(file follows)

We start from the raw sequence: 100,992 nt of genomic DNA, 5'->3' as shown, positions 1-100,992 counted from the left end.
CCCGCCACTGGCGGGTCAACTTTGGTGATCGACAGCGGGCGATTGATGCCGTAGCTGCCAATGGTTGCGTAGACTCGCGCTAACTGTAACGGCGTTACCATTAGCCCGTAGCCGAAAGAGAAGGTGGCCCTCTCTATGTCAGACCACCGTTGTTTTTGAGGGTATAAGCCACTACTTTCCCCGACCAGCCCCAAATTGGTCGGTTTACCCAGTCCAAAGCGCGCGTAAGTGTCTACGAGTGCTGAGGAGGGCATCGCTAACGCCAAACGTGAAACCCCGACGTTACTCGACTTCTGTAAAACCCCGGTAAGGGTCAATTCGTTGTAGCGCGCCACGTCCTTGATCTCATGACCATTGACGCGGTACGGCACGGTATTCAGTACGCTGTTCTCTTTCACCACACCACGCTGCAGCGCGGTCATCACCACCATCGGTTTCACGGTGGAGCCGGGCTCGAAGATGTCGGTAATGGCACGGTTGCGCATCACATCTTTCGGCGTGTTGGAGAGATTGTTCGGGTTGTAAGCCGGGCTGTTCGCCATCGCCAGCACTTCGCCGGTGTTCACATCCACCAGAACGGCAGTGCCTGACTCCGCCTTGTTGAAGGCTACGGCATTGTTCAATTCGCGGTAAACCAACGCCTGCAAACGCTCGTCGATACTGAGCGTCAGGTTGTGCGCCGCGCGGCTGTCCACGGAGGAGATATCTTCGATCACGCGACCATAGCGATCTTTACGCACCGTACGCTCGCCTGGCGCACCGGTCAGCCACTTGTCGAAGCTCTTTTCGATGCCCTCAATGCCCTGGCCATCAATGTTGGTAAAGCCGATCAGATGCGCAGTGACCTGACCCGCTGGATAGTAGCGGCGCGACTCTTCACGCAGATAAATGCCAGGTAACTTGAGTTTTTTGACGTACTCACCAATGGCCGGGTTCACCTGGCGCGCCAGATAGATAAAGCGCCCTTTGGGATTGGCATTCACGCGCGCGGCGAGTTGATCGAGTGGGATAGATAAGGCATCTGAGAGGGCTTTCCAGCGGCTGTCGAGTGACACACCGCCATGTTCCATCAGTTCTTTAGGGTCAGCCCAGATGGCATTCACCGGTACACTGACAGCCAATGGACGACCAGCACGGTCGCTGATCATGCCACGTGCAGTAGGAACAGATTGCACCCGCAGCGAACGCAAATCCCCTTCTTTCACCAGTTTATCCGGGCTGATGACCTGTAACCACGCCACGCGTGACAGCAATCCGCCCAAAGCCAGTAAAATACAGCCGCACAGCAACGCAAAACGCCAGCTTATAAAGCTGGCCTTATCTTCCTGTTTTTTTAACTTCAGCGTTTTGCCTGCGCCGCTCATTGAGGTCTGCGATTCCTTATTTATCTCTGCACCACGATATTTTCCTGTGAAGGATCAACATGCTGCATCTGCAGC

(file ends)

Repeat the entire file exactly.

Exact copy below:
We start from the raw sequence: 100,992 nt of genomic DNA, 5'->3' as shown, positions 1-100,992 counted from the left end.
CCCGCCACTGGCGGGTCAACTTTGGTGATCGACAGCGGGCGATTGATGCCGTAGCTGCCAATGGTTGCGTAGACTCGCGCTAACTGTAACGGCGTTACCATTAGCCCGTAGCCGAAAGAGAAGGTGGCCCTCTCTATGTCAGACCACCGTTGTTTTTGAGGGTATAAGCCACTACTTTCCCCGACCAGCCCCAAATTGGTCGGTTTACCCAGTCCAAAGCGCGCGTAAGTGTCTACGAGTGCTGAGGAGGGCATCGCTAACGCCAAACGTGAAACCCCGACGTTACTCGACTTCTGTAAAACCCCGGTAAGGGTCAATTCGTTGTAGCGCGCCACGTCCTTGATCTCATGACCATTGACGCGGTACGGCACGGTATTCAGTACGCTGTTCTCTTTCACCACACCACGCTGCAGCGCGGTCATCACCACCATCGGTTTCACGGTGGAGCCGGGCTCGAAGATGTCGGTAATGGCACGGTTGCGCATCACATCTTTCGGCGTGTTGGAGAGATTGTTCGGGTTGTAAGCCGGGCTGTTCGCCATCGCCAGCACTTCGCCGGTGTTCACATCCACCAGAACGGCAGTGCCTGACTCCGCCTTGTTGAAGGCTACGGCATTGTTCAATTCGCGGTAAACCAACGCCTGCAAACGCTCGTCGATACTGAGCGTCAGGTTGTGCGCCGCGCGGCTGTCCACGGAGGAGATATCTTCGATCACGCGACCATAGCGATCTTTACGCACCGTACGCTCGCCTGGCGCACCGGTCAGCCACTTGTCGAAGCTCTTTTCGATGCCCTCAATGCCCTGGCCATCAATGTTGGTAAAGCCGATCAGATGCGCAGTGACCTGACCCGCTGGATAGTAGCGGCGCGACTCTTCACGCAGATAAATGCCAGGTAACTTGAGTTTTTTGACGTACTCACCAATGGCCGGGTTCACCTGGCGCGCCAGATAGATAAAGCGCCCTTTGGGATTGGCATTCACGCGCGCGGCGAGTTGATCGAGTGGGATAGATAAGGCATCTGAGAGGGCTTTCCAGCGGCTGTCGAGTGACACACCGCCATGTTCCATCAGTTCTTTAGGGTCAGCCCAGATGGCATTCACCGGTACACTGACAGCCAATGGACGACCAGCACGGTCGCTGATCATGCCACGTGCAGTAGGAACAGATTGCACCCGCAGCGAACGCAAATCCCCTTCTTTCACCAGTTTATCCGGGCTGATGACCTGTAACCACGCCACGCGTGACAGCAATCCGCCCAAAGCCAGTAAAATACAGCCGCACAGCAACGCAAAACGCCAGCTTATAAAGCTGGCCTTATCTTCCTGTTTTTTTAACTTCAGCGTTTTGCCTGCGCCGCTCATTGAGGTCTGCGATTCCTTATTTATCTCTGCACCACGATATTTTCCTGTGAAGGATCAACATGCTGCATCTGCAGC